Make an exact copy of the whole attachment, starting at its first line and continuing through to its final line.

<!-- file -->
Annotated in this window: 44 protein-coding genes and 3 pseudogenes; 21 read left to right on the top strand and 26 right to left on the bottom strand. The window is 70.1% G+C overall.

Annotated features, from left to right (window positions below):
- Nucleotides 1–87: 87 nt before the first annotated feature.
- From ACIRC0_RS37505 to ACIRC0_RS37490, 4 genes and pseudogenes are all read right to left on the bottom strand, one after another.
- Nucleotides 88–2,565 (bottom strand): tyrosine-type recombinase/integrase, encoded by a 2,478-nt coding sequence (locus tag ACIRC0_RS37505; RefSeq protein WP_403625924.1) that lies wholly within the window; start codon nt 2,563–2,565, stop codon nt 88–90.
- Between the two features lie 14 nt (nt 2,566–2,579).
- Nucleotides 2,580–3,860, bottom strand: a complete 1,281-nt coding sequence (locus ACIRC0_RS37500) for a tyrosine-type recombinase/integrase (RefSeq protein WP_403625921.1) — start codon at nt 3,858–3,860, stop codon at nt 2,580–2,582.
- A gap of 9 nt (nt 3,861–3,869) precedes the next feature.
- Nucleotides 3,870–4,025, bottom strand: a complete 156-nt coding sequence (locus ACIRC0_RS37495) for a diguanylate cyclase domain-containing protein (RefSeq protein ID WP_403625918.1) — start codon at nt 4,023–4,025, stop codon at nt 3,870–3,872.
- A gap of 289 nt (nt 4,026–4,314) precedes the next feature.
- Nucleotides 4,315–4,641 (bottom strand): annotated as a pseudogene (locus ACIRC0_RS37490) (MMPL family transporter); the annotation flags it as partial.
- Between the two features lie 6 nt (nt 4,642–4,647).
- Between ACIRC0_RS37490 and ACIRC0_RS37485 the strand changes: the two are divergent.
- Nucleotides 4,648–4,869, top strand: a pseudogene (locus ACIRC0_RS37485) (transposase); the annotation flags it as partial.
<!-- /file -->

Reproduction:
Annotated in this window: 44 protein-coding genes and 3 pseudogenes; 21 read left to right on the top strand and 26 right to left on the bottom strand. The window is 70.1% G+C overall.

Annotated features, from left to right (window positions below):
- Nucleotides 1–87: 87 nt before the first annotated feature.
- From ACIRC0_RS37505 to ACIRC0_RS37490, 4 genes and pseudogenes are all read right to left on the bottom strand, one after another.
- Nucleotides 88–2,565 (bottom strand): tyrosine-type recombinase/integrase, encoded by a 2,478-nt coding sequence (locus tag ACIRC0_RS37505; RefSeq protein WP_403625924.1) that lies wholly within the window; start codon nt 2,563–2,565, stop codon nt 88–90.
- Between the two features lie 14 nt (nt 2,566–2,579).
- Nucleotides 2,580–3,860, bottom strand: a complete 1,281-nt coding sequence (locus ACIRC0_RS37500) for a tyrosine-type recombinase/integrase (RefSeq protein WP_403625921.1) — start codon at nt 3,858–3,860, stop codon at nt 2,580–2,582.
- A gap of 9 nt (nt 3,861–3,869) precedes the next feature.
- Nucleotides 3,870–4,025, bottom strand: a complete 156-nt coding sequence (locus ACIRC0_RS37495) for a diguanylate cyclase domain-containing protein (RefSeq protein ID WP_403625918.1) — start codon at nt 4,023–4,025, stop codon at nt 3,870–3,872.
- A gap of 289 nt (nt 4,026–4,314) precedes the next feature.
- Nucleotides 4,315–4,641 (bottom strand): annotated as a pseudogene (locus ACIRC0_RS37490) (MMPL family transporter); the annotation flags it as partial.
- Between the two features lie 6 nt (nt 4,642–4,647).
- Between ACIRC0_RS37490 and ACIRC0_RS37485 the strand changes: the two are divergent.
- Nucleotides 4,648–4,869, top strand: a pseudogene (locus ACIRC0_RS37485) (transposase); the annotation flags it as partial.